Multiple investigators have shown that a patient's preference for a treatment is more likely to be influence by the overall outcome for a particular procedure than the direct risks and benefits of the intervention itself.13,14
In particular, patients consider the overall burden of the treatment (including the estimated length of time in the hospital, how invasive the procedure is, and the need for additional testing before or after the procedure), the perceived benefit of the ideal outcome, and the likelihood of the ideal outcome when making decisions.14
Patients may consider some conditions, such as severe dementia, coma, or a persistent vegetative state, as worse than death.13
Advance directives and living wills, although one example of goal setting, typically focus on a patient's preference regarding specific treatments in a narrow range of specific circumstances and are seldom helpful outside of those clinical scenarios. They provide a patient the opportunity to opt out or refuse certain treatments in certain situations if they are unable to speak for themselves. The desirability of an intervention depends heavily on its outcome. To better understand this concept, consider the different likely outcomes for a given procedure: intubation in a patient with pneumonia versus a patient with respiratory failure secondary to cachexia from advanced cancer. The patient with pneumonia may reasonably expect to be extubated and return to his premorbid quality of life versus the cancer patient who is unlikely to survive extubation. If the consent discussion was limited to the benefits and risks of the intubation itself—“inserting a tube and allowing a machine to breathe for you”—many patients would likely consent. Discussion of the goals of care and the goals of the intervention help focus patients and physicians on the most realistic outcome from a procedure and limit the use of procedures with low potential to achieve the desired result.
Although a goals of care discussion script does not exist, there are several important topics to address with patients. Table suggests some sample questions to assist in defining goals of care. The questions included in the table may be useful for the interventionalist trying to gather information before making a recommendation about potential procedures. Identify the patient's anticipated outcome and address expectations in the preprocedure discussion. This is of particular importance if the patient's expectations are unlikely to be met by the specific intervention. Some studies have indicated that “what seriously ill patients really want from medical care is relief of suffering, help in minimizing the burden on families, closer relationships with family members, and a sense of control.”15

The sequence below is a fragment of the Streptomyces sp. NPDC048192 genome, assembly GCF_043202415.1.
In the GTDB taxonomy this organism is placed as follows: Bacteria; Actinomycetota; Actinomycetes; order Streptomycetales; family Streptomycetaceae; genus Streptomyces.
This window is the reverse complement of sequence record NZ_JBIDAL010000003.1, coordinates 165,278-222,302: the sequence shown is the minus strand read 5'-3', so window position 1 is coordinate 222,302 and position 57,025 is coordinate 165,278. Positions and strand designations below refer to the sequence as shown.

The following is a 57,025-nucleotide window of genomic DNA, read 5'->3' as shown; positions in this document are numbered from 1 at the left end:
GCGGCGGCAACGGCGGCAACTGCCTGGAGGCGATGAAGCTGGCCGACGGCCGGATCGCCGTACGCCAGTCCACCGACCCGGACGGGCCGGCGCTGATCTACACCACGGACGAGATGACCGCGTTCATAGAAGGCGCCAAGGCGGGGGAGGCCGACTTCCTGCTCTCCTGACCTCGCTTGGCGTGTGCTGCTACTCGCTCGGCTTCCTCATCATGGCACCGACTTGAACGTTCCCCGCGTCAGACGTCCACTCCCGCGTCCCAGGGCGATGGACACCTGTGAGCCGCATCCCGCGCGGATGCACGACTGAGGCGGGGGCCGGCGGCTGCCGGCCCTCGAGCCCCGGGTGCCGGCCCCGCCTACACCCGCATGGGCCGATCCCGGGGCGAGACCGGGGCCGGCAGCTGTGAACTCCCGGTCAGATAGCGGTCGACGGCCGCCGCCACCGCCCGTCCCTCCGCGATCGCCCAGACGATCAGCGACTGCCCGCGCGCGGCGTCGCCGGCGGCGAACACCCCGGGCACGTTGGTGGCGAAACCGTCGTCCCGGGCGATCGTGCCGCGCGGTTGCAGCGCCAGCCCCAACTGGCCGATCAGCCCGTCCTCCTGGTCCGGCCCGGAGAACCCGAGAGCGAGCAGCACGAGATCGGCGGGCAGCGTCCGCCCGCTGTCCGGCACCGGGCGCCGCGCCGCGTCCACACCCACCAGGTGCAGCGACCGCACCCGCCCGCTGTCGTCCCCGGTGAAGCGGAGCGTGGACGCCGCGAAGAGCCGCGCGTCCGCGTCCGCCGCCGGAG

When considering the options, and prior to meeting with the patient and family, the physician may choose to consider the following: How can I help reduce the patient's suffering? How can I maximize their sense of control? How will this procedure impact the family (in terms of increased burden of care, financial strain, emotional stress)? Am I acting in the best interest of the patient? And ultimately, am I helping?
Framework for a Goals of Care Discussion
This thought exercise helps the physician explore the risks and benefits of a procedure from a patient-centered perspective and provides an outcome-focused recommendation for the patient. In learning about the patient's values, goals for life and health care, and his or her expectations for outcomes of the procedure, the physician may discover the answer to the initial question: Am I offering this procedure because I can or because I should?
To highlight some of the issues discussed in the body of the text, consider the following case examples.
Chief Complaint: Emily is a 48-year-old white woman with metastatic lung cancer (pleural and bone sites of involvement) who now presents to the office complaining of worsening shortness of breath. She is found to have a large left-sided pleural effusion.
History of Present Illness: Emily presented with metastatic disease and achieved a partial response with a planned six cycles of chemotherapy, including resolution of her pleural effusion. She has had stable disease for 4 months off therapy. She tolerated chemotherapy well and has remained active, working part time and taking care of her two teenager living at home. Her appetite is good and she has gained back the weight she lost prior to diagnosis.
Chief Complaint: Ethan is a 48-year-old white man with metastatic lung cancer who also presents with worsening shortness of breath and is found to have a new large pleural effusion.